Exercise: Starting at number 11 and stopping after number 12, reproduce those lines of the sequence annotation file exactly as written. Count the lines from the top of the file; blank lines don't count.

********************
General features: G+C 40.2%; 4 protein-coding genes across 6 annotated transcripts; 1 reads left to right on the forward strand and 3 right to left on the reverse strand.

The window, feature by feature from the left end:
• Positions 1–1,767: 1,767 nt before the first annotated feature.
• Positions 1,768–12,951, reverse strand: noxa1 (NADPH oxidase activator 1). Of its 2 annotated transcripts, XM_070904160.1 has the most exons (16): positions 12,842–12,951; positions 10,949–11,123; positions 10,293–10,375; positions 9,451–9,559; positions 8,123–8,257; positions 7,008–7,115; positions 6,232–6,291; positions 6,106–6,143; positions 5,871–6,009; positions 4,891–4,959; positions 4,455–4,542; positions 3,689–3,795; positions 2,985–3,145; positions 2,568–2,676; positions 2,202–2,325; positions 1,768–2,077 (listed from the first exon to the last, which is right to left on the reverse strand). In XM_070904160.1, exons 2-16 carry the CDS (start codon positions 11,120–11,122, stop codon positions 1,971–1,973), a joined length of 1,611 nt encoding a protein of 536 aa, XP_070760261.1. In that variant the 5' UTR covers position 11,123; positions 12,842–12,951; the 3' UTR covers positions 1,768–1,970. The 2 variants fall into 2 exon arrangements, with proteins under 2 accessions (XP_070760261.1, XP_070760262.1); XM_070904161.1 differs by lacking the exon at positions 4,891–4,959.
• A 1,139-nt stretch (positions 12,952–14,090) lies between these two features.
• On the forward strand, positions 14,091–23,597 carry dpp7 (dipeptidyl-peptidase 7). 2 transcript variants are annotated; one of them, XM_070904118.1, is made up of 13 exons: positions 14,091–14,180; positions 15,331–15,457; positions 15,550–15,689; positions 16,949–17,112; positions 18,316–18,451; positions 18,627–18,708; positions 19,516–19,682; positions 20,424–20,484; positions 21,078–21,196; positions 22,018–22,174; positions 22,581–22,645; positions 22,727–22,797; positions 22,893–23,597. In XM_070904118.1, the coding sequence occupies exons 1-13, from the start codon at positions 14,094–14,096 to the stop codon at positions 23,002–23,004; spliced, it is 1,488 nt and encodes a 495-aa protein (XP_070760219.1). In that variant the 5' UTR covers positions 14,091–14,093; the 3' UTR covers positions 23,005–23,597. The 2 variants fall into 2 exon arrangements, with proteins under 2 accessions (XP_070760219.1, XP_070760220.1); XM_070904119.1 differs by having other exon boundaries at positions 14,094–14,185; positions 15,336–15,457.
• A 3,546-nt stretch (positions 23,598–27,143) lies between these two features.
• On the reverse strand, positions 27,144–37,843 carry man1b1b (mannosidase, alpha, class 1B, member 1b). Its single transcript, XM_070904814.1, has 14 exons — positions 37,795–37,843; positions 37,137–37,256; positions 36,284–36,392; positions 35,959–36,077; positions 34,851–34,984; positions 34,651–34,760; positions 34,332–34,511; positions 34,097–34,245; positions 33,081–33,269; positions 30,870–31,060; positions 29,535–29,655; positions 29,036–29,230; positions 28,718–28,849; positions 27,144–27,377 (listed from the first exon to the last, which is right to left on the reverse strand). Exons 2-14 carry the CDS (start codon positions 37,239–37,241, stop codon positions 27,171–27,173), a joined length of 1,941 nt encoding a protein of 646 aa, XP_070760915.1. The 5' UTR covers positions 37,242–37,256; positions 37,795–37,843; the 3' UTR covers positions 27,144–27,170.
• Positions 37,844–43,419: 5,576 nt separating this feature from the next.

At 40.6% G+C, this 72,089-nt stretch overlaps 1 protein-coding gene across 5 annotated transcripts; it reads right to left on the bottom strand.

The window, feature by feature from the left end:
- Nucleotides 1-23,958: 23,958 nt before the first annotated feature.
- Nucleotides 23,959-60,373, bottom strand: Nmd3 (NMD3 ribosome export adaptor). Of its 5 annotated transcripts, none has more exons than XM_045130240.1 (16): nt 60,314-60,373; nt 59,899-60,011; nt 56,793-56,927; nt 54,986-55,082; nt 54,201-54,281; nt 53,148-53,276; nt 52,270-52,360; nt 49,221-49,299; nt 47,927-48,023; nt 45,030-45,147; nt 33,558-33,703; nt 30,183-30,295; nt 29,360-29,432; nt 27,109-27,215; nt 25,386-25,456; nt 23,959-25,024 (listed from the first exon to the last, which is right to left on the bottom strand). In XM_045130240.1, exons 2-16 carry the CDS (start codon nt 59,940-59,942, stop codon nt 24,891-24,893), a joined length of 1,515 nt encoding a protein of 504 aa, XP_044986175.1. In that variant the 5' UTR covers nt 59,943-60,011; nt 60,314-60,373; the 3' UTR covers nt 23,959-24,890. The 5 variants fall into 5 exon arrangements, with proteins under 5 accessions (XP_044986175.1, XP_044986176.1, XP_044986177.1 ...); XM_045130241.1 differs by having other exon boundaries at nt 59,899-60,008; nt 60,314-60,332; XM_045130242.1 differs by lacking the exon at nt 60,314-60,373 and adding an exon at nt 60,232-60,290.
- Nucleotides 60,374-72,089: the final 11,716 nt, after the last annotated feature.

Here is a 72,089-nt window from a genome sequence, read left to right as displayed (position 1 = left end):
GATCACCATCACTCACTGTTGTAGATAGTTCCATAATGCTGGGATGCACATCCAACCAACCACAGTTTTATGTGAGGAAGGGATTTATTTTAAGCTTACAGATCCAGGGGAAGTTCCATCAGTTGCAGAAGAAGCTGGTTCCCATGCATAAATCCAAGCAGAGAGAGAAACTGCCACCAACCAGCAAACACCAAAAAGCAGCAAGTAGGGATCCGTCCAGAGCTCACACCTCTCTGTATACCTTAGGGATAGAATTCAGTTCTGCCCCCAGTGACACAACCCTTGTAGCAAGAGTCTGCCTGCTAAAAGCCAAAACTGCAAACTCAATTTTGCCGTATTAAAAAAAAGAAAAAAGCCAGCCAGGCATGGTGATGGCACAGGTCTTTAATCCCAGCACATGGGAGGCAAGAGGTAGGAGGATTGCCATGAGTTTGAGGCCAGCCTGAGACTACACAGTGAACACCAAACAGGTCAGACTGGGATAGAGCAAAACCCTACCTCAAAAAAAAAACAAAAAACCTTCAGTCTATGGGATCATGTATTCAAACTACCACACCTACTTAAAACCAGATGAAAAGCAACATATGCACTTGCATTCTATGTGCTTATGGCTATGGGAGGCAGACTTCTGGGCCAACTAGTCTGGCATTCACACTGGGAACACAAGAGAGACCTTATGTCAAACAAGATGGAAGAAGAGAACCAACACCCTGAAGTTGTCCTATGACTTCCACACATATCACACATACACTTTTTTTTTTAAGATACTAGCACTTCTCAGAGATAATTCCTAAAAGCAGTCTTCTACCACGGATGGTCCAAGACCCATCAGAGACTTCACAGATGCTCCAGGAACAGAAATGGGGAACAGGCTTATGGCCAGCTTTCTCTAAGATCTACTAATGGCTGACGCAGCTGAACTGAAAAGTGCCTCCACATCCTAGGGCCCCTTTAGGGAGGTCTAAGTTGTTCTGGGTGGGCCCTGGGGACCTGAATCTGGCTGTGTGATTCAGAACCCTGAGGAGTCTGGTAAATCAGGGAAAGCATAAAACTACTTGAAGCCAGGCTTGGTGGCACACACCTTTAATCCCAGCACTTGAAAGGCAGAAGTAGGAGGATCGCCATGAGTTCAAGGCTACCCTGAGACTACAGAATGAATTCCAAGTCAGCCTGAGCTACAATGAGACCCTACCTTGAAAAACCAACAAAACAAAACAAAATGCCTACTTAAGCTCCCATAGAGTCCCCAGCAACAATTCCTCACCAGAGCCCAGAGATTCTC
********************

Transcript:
The window, feature by feature from the left end:
- Nucleotides 1-23,958: 23,958 nt before the first annotated feature.